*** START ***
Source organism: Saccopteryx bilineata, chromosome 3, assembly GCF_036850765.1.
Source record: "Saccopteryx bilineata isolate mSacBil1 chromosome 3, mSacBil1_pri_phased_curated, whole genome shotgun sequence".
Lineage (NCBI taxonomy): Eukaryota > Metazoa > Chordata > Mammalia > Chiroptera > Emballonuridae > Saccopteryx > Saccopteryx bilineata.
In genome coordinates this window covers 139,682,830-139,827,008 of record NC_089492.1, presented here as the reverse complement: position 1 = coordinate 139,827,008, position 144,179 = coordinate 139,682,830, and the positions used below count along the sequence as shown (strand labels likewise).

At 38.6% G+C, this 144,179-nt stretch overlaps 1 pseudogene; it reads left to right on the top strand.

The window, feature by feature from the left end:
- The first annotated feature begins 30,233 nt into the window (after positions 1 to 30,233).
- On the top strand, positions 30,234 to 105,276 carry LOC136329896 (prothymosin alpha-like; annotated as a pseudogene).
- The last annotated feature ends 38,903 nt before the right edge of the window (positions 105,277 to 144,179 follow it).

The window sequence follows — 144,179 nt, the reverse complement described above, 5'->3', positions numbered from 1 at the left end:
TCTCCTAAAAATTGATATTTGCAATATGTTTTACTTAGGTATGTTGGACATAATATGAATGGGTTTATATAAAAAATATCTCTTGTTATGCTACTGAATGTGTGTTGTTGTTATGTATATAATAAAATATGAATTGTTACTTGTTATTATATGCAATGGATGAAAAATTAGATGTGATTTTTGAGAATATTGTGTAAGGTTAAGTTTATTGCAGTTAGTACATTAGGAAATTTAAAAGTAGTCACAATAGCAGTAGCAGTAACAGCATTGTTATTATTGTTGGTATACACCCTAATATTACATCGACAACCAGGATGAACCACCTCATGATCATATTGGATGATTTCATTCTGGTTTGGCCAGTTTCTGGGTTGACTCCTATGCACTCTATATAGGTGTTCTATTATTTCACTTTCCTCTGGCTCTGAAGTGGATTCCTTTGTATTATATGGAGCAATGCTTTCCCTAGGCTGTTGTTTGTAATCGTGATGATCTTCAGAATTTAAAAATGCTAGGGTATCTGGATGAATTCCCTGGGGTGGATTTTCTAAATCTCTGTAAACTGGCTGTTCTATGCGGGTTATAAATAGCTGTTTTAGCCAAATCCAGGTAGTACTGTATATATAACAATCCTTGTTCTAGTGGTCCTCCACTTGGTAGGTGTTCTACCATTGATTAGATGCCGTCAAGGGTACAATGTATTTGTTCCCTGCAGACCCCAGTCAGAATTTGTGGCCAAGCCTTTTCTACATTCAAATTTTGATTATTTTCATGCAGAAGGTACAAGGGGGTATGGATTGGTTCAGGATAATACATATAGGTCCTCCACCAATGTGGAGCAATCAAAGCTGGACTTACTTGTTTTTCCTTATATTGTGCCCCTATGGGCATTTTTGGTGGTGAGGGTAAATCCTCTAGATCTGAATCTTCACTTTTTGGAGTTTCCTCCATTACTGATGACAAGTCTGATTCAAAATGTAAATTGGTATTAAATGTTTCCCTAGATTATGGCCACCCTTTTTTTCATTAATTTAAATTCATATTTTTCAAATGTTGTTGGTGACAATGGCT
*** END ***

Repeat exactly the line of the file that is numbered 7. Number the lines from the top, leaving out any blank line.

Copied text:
- The first annotated feature begins 30,233 nt into the window (after positions 1 to 30,233).